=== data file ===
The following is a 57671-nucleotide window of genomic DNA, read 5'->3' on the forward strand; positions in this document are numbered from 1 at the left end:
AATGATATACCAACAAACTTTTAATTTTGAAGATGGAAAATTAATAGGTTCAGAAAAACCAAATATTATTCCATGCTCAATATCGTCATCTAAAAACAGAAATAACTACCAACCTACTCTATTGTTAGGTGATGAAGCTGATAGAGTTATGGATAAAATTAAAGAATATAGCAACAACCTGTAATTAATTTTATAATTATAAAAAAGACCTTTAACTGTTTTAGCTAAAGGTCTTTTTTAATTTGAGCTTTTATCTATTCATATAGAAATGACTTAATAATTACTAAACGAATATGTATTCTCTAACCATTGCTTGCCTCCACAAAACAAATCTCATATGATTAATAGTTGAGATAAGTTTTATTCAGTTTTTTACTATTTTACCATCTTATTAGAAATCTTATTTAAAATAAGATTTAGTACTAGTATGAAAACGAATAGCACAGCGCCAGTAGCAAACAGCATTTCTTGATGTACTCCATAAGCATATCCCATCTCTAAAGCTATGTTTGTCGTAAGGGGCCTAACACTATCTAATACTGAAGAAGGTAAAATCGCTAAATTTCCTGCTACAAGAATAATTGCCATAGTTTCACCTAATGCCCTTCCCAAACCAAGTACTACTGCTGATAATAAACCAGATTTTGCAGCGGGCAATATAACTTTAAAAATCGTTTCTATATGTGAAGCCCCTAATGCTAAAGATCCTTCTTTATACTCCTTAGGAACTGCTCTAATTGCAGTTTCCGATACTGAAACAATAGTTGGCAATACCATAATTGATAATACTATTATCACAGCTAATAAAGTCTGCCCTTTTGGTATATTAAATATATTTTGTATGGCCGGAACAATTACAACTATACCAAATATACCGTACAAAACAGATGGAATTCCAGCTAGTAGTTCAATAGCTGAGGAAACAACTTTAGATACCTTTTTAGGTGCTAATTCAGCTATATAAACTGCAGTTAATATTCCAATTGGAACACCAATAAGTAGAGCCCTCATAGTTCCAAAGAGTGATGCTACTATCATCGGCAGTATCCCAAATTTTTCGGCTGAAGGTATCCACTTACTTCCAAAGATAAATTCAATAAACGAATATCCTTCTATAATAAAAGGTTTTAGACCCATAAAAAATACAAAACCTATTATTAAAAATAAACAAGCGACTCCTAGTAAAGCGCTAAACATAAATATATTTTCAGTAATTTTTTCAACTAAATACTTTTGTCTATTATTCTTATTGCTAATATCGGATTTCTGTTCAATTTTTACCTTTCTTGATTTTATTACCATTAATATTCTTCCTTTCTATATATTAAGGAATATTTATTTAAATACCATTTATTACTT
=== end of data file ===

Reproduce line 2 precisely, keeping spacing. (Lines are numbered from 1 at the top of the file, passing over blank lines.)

AATGATATACCAACAAACTTTTAATTTTGAAGATGGAAAATTAATAGGTTCAGAAAAACCAAATATTATTCCATGCTCAATATCGTCATCTAAAAACAGAAATAACTACCAACCTACTCTATTGTTAGGTGATGAAGCTGATAGAGTTATGGATAAAATTAAAGAATATAGCAACAACCTGTAATTAATTTTATAATTATAAAAAAGACCTTTAACTGTTTTAGCTAAAGGTCTTTTTTAATTTGAGCTTTTATCTATTCATATAGAAATGACTTAATAATTACTAAACGAATATGTATTCTCTAACCATTGCTTGCCTCCACAAAACAAATCTCATATGATTAATAGTTGAGATAAGTTTTATTCAGTTTTTTACTATTTTACCATCTTATTAGAAATCTTATTTAAAATAAGATTTAGTACTAGTATGAAAACGAATAGCACAGCGCCAGTAGCAAACAGCATTTCTTGATGTACTCCATAAGCATATCCCATCTCTAAAGCTATGTTTGTCGTAAGGGGCCTAACACTATCTAATACTGAAGAAGGTAAAATCGCTAAATTTCCTGCTACAAGAATAATTGCCATAGTTTCACCTAATGCCCTTCCCAAACCAAGTACTACTGCTGATAATAAACCAGATTTTGCAGCGGGCAATATAACTTTAAAAATCGTTTCTATATGTGAAGCCCCTAATGCTAAAGATCCTTCTTTATACTCCTTAGGAACTGCTCTAATTGCAGTTTCCGATACTGAAACAATAGTTGGCAATACCATAATTGATAATACTATTATCACAGCTAATAAAGTCTGCCCTTTTGGTATATTAAATATATTTTGTATGGCCGGAACAATTACAACTATACCAAATATACCGTACAAAACAGATGGAATTCCAGCTAGTAGTTCAATAGCTGAGGAAACAACTTTAGATACCTTTTTAGGTGCTAATTCAGCTATATAAACTGCAGTTAATATTCCAATTGGAACACCAATAAGTAGAGCCCTCATAGTTCCAAAGAGTGATGCTACTATCATCGGCAGTATCCCAAATTTTTCGGCTGAAGGTATCCACTTACTTCCAAAGATAAATTCAATAAACGAATATCCTTCTATAATAAAAGGTTTTAGACCCATAAAAAATACAAAACCTATTATTAAAAATAAACAAGCGACTCCTAGTAAAGCGCTAAACATAAATATATTTTCAGTAATTTTTTCAACTAAATACTTTTGTCTATTATTCTTATTGCTAATATCGGATTTCTGTTCAATTTTTACCTTTCTTGATTTTATTACCATTAATATTCTTCCTTTCTATATATTAAGGAATATTTATTTAAATACCATTTATTACTT